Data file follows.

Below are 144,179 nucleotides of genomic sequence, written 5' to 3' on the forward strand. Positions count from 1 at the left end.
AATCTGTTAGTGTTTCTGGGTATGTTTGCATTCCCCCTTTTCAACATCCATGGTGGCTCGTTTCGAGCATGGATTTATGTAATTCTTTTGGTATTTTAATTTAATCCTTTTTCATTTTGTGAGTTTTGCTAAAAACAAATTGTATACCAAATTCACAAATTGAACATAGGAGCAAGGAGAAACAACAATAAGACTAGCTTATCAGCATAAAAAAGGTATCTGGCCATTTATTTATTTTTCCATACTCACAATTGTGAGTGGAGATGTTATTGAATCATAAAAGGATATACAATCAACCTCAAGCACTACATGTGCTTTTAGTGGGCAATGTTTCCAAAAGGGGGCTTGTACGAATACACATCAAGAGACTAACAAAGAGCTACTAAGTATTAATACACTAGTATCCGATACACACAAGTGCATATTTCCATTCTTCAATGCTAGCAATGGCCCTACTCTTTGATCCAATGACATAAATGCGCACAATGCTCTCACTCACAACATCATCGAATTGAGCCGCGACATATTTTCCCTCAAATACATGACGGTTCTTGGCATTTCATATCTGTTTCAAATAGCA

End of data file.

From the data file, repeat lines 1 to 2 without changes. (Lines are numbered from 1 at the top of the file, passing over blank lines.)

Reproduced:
Below are 144,179 nucleotides of genomic sequence, written 5' to 3' on the forward strand. Positions count from 1 at the left end.
AATCTGTTAGTGTTTCTGGGTATGTTTGCATTCCCCCTTTTCAACATCCATGGTGGCTCGTTTCGAGCATGGATTTATGTAATTCTTTTGGTATTTTAATTTAATCCTTTTTCATTTTGTGAGTTTTGCTAAAAACAAATTGTATACCAAATTCACAAATTGAACATAGGAGCAAGGAGAAACAACAATAAGACTAGCTTATCAGCATAAAAAAGGTATCTGGCCATTTATTTATTTTTCCATACTCACAATTGTGAGTGGAGATGTTATTGAATCATAAAAGGATATACAATCAACCTCAAGCACTACATGTGCTTTTAGTGGGCAATGTTTCCAAAAGGGGGCTTGTACGAATACACATCAAGAGACTAACAAAGAGCTACTAAGTATTAATACACTAGTATCCGATACACACAAGTGCATATTTCCATTCTTCAATGCTAGCAATGGCCCTACTCTTTGATCCAATGACATAAATGCGCACAATGCTCTCACTCACAACATCATCGAATTGAGCCGCGACATATTTTCCCTCAAATACATGACGGTTCTTGGCATTTCATATCTGTTTCAAATAGCA